Lower forced expiratory volume is significantly correlated with obstruction seen on computed tomography angiogram (CTA) in patients with chronic thromboembolic pulmonary hypertension CTEPH). This was among the findings of a recent study published in the journal BMC Pulmonary Medicine.

In the current study, investigators hypothesized that etiological factors might be related to (1) the finding that individuals with CTEPH have lower forced expiratory volume in 1 second (FEV1) than healthy controls; and (2) the frequent clinical observation that individuals with CTEPH often show obstructive ventilatory impairment for unknown reasons.

Researchers therefore retrospectively analyzed CTEPH patients who had undergone a pulmonary function test and respiratory impedance test to evaluate their exertional dyspnea during admission for right heart catheterization between January 2000 and December 2019. Patients with a smoking history were excluded, in order to rule out the effect of smoking on obstructive impairment.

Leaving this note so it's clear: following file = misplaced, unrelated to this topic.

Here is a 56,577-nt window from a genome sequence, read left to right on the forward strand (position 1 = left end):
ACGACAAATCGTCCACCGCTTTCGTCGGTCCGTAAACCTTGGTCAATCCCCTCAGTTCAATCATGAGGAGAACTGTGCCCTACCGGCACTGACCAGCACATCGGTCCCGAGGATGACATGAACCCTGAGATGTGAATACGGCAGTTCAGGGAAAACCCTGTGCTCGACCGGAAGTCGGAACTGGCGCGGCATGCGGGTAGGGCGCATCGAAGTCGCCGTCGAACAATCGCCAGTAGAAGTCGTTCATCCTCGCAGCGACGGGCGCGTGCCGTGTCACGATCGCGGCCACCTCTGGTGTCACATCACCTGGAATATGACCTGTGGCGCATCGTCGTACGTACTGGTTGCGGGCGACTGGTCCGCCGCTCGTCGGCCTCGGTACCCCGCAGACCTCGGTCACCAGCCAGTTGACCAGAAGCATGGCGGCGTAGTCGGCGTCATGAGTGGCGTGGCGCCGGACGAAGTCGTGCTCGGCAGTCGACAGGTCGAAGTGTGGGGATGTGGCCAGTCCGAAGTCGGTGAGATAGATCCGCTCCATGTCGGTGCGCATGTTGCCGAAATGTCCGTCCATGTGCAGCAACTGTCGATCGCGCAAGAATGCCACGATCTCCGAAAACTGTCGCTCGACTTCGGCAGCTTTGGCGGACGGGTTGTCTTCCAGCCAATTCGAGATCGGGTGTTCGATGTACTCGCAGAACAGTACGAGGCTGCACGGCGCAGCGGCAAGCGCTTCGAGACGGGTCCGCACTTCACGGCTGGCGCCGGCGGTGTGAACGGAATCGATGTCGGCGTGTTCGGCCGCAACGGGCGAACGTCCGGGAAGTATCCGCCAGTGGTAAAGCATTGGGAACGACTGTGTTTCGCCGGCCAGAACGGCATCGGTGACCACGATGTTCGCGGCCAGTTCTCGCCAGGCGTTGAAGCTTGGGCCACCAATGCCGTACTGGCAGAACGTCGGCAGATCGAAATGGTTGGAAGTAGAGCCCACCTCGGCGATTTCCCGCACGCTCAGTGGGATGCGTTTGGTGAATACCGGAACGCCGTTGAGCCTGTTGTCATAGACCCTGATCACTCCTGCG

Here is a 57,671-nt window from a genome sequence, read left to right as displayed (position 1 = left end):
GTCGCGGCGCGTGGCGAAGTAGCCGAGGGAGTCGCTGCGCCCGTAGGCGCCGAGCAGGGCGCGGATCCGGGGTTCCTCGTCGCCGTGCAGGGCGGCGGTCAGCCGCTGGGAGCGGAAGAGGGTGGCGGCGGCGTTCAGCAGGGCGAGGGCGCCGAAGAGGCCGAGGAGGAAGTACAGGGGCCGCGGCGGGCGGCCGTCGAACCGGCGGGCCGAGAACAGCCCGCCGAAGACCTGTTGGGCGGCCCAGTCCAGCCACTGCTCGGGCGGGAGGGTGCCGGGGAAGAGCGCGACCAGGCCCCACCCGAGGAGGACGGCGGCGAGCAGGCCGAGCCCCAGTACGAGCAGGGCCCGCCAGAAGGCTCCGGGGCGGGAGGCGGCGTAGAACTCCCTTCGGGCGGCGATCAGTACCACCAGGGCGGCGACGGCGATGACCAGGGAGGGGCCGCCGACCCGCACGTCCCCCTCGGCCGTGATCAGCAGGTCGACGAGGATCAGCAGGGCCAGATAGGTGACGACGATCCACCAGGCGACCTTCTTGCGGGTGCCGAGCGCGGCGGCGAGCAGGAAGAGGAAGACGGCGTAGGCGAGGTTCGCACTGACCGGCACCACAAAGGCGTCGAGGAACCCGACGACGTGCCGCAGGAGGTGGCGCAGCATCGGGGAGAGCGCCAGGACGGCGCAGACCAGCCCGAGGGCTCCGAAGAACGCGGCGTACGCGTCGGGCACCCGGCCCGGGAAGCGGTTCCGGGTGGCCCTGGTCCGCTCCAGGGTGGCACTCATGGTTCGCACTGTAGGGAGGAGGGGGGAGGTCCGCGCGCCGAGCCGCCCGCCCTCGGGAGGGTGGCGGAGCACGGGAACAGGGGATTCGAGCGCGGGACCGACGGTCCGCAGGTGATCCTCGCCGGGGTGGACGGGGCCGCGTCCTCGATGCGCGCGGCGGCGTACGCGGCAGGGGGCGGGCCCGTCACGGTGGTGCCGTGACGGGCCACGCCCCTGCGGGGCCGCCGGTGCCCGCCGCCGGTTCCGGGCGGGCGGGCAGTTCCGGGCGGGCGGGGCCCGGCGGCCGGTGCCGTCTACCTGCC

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The study sample included 135 patients with CTEPH. The median FEV1/FVC score was 76.0%. The researchers found that the FEV1/FVC score had a negative correlation with the mean pulmonary artery pressure, pulmonary vascular resistance, and the CTA  obstruction score. Multivariate regression analysis showed that the CTA obstruction score was an independent factor of a lower FEV1/FVC score.

The study authors concluded, “In CTEPH patients without a smoking history, the [FEV1/FVC score] showed a significant correlation with the pulmonary arterial obstruction and the pulmonary hemodynamics.” They added, “A further investigation focusing on the obstructive impairment in CTEPH patients may shed new light on the CTEPH etiology.”

Reference

Yanagisawa A, Naito A, Jujo-Sanada T, et al. Vascular involvement in chronic thromboembolic pulmonary hypertension is associated with spirometry obstructive impairment. BMC Pulm Med. 2021;21(1):407. doi:10.1186/s12890-021-01779-x

This article originally appeared on Pulmonology Advisor